Economic systems

People ride escalators at a business district in Beijing, China, on 16 May 2022. (Wang Zhao/AFP)

China's unified national market has its drawbacks and challenges

The Chinese government has recently announced plans to establish a unified national market that is highly efficient, standardised, open and competitive. It would break down walls, raise the standards of the business environment within China and act as a buffer against external pressures. While the intention is good, NUS academic Lu Xi points to possible drawbacks and challenges.
Young women look at panorama of Moskva River and Kremlin at a viewpoint in central Moscow, Russia, 22 March 2022. (Maxim Shemetov/Reuters)

Will de-dollarisation help China and Russia shape a new world order?

Russia and China have a common interest in being less reliant on the dollar in the face of sanctions or anticipated sanctions. But are they moving at the same pace and will their efforts be significant enough to achieve self-reliance and precipitate a sea change in the global economic order?
This file handout picture taken and released on 17 December 2019 by the Indonesian Presidential Palace shows Indonesia's President Joko Widodo (left) during his visit to North Penajam Paser district near Sepaku in East Kalimantan, where the government plans to build its new capital city replacing Jakarta. (Handout/Indonesian Presidential Palace/AFP)

Jokowi's plan for Indonesia's new capital: Who benefits?

A law recently passed by the Jokowi government regarding the relocation of the nation's capital to East Kalimantan has generated much controversy. ISEAS academic Leo Suryadinata notes that while there are objections relating to the conservation and ecology in Kalimantan, greater protests are coming from the anti-Jokowi camp that believe only a handful of wealthy people will benefit, and fear that the new capital will be controlled by foreign countries, especially China. Jokowi is in a race against time to move the capital before the next election.
A man wearing a protective mask is seen inside the Shanghai Stock Exchange building at the Pudong financial district in Shanghai, China, 28 February 2020. (Aly Song/Reuters)

Digitalisation: How China’s smaller investment banks could compete with big foreign players

The recent accelerated opening up of China’s capital market has presented a challenge to investment banks in China, which may have seen their role marginalised or bypassed by major foreign players who have international experience and are highly capitalised and better managed. Academics Pei Sai Fan and Peng Chang suggest how investment banks in China can compete and stay relevant.
People walk by the New York Stock Exchange (NYSE) in the Financial District on 26 January 2022 in New York City. (Spencer Platt/AFP)

America's new reality of high inflation and what it means for the world

Despite past macroeconomic stability, the US economy is beginning to see increased inflation across many sectors. Reports say that US consumer price figures for January due on Thursday could show core inflation rising to the fastest pace since 1982 at 5.9%. The situation is not helped by the government's recent move to issue additional debt which was mostly purchased by Fed banks. If the US government defaults on its debt, the global financial market will be affected. Higher interest rates to fight inflation in the US may also require that China and other Asian economies adjust their own domestic policies on interest rates and exchange rates.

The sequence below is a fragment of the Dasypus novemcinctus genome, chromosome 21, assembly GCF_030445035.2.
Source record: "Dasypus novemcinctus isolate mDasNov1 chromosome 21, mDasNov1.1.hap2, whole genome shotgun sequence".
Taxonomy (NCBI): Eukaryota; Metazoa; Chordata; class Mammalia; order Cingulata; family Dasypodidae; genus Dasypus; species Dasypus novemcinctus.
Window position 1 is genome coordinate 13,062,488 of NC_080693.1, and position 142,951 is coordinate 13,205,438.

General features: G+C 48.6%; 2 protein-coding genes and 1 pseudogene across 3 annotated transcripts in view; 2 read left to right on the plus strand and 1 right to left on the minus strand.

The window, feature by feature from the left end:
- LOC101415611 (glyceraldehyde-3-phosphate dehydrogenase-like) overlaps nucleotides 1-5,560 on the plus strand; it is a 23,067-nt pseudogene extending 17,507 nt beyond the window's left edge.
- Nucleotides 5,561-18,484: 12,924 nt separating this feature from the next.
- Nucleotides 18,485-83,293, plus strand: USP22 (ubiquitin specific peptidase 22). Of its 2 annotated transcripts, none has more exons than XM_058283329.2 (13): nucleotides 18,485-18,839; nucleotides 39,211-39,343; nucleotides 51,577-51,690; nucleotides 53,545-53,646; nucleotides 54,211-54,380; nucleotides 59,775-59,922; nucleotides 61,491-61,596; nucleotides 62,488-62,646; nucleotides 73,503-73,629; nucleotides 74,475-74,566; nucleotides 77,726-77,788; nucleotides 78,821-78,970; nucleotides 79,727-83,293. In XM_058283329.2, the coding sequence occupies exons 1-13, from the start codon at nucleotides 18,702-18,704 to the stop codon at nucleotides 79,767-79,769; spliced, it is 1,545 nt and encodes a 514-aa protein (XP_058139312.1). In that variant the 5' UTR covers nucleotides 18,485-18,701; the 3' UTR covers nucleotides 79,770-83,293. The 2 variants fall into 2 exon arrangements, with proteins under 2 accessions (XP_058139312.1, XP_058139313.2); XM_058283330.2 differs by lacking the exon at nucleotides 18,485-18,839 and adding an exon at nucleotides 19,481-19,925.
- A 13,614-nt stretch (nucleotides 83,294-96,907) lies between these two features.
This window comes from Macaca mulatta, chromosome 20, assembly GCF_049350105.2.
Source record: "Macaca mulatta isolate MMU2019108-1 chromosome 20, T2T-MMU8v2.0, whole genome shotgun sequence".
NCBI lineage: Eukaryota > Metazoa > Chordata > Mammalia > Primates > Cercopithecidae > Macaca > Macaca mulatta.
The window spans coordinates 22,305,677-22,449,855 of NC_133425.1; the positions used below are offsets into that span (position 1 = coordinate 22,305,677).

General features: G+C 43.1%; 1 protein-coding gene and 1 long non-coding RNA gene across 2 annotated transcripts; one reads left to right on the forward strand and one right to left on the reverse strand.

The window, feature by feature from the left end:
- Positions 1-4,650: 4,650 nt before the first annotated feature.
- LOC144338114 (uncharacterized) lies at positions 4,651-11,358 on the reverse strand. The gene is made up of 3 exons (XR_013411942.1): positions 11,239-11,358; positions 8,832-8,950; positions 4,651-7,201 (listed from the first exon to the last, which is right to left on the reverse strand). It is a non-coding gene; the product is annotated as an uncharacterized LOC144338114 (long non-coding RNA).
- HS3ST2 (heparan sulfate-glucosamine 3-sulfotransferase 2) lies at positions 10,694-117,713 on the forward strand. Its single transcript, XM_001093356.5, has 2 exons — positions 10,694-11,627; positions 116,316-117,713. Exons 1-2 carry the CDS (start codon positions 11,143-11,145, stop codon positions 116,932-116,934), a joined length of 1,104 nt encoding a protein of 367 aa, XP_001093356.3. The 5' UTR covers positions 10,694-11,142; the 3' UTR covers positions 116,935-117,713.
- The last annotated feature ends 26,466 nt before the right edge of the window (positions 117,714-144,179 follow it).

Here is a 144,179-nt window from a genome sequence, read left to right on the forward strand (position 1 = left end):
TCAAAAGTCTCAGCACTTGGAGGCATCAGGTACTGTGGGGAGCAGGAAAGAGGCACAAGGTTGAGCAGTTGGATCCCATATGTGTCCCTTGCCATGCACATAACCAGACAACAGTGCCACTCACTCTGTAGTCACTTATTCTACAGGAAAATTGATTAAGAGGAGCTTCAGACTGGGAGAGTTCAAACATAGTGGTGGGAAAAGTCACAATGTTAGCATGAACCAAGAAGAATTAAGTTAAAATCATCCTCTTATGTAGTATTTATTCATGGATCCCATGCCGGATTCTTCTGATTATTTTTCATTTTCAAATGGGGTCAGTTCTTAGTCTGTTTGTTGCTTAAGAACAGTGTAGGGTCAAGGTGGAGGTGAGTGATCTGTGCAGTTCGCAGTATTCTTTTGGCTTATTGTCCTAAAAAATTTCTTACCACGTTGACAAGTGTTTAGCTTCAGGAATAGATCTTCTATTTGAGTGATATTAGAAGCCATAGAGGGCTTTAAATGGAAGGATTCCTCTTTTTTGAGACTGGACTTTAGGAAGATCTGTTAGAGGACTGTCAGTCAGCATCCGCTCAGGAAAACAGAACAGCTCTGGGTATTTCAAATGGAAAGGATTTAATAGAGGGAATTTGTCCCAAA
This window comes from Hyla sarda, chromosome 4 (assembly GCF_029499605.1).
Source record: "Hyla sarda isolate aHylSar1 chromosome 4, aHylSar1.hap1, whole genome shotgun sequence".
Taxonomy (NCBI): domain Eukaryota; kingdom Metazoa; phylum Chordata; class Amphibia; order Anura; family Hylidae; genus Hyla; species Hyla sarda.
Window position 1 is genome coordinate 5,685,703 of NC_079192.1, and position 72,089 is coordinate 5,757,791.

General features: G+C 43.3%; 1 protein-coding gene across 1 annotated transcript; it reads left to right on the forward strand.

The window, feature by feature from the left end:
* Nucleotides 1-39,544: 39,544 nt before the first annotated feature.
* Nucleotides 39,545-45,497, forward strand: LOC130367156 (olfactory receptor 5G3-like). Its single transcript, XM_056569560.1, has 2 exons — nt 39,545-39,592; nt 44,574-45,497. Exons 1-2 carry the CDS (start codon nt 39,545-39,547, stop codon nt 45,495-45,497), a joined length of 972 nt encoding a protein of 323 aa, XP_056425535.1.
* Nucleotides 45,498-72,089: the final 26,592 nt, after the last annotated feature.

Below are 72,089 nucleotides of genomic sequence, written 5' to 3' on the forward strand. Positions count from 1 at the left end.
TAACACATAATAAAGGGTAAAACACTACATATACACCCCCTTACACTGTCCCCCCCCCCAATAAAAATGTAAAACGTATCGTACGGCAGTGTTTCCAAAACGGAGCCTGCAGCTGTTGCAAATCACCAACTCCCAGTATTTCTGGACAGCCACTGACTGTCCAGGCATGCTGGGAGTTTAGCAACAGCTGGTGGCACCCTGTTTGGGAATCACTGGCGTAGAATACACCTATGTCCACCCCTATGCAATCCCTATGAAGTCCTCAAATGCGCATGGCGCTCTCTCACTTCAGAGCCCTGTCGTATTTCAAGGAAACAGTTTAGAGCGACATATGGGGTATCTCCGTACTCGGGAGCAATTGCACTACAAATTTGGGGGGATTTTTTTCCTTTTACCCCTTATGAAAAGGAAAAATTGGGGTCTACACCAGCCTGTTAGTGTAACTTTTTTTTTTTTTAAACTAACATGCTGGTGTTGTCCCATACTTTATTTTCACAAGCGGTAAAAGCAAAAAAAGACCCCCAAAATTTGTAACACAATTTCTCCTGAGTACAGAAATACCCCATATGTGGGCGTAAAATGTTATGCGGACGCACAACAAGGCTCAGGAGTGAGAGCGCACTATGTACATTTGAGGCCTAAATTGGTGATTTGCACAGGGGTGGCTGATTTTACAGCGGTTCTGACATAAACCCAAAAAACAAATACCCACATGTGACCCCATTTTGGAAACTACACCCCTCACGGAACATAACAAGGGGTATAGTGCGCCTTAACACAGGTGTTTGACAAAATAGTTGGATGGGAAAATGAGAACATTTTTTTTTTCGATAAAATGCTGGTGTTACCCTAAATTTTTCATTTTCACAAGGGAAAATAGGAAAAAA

People walk past the headquarters of the People's Bank of China (PBOC), the central bank, in Beijing, China, 28 September 2018. (Jason Lee/Reuters)

China’s 2022 economic growth will start low and end high

China's 2021 quarterly economic figures showed a general weakening, falling to a low 4% in the fourth quarter. While international analysts are of the view that China’s economy is in rapid decline, Gu Qingyang thinks otherwise. But that does not mean China's road ahead in the new year will be smooth sailing. Policies will need to be tweaked to ensure a stable economic trajectory in 2022.
A woman walks on a sidewalk in the central business district in Beijing on 16 December 2021. (Greg BakerAFP)

China to prioritise economic stability ahead of CCP 20th Party Congress

While China’s economy grew about 8% in 2021, the GDP growth target for this year is expected to be a more modest “above 5%”, taking into consideration various easing measures by the central bank and political considerations heading into the 20th Party Congress in autumn this year. Zaobao’s associate editor Han Yong Hong gives her assessment.
Traders work on the floor of the New York Stock Exchange (NYSE) on 15 November 2021 in New York City. (Spencer Platt/AFP)

What financial decoupling?

Claims that financial decoupling will occur between China and the US are not yet evident from the trade data, says NUS academic Christopher J. Voisey. In 2020, FDI inflows in China increased by 6% and the ease of doing business improved. And while there have been greater hurdles for Chinese companies seeking US listings, their stocks are often still available to foreign investors through alternative channels. Might some turbulence be par for the course as China seeks stronger autonomy and economic power?
The US Capitol in Washington, DC, US, on 7 October 2021. (Stefani Reynolds/Bloomberg)

Why credit rating firms stay silent on the US's recurring sovereign debt woes

So far, Fitch is the only one of the “big three” credit rating agencies to release a statement raising the possibility of a review of the US sovereignty rating with negative implications. Financial commentator Tan Haojun says that the three agencies are giving the US a lot of leeway that would probably not be given to other countries, when they should be impartial and fair in giving a rating.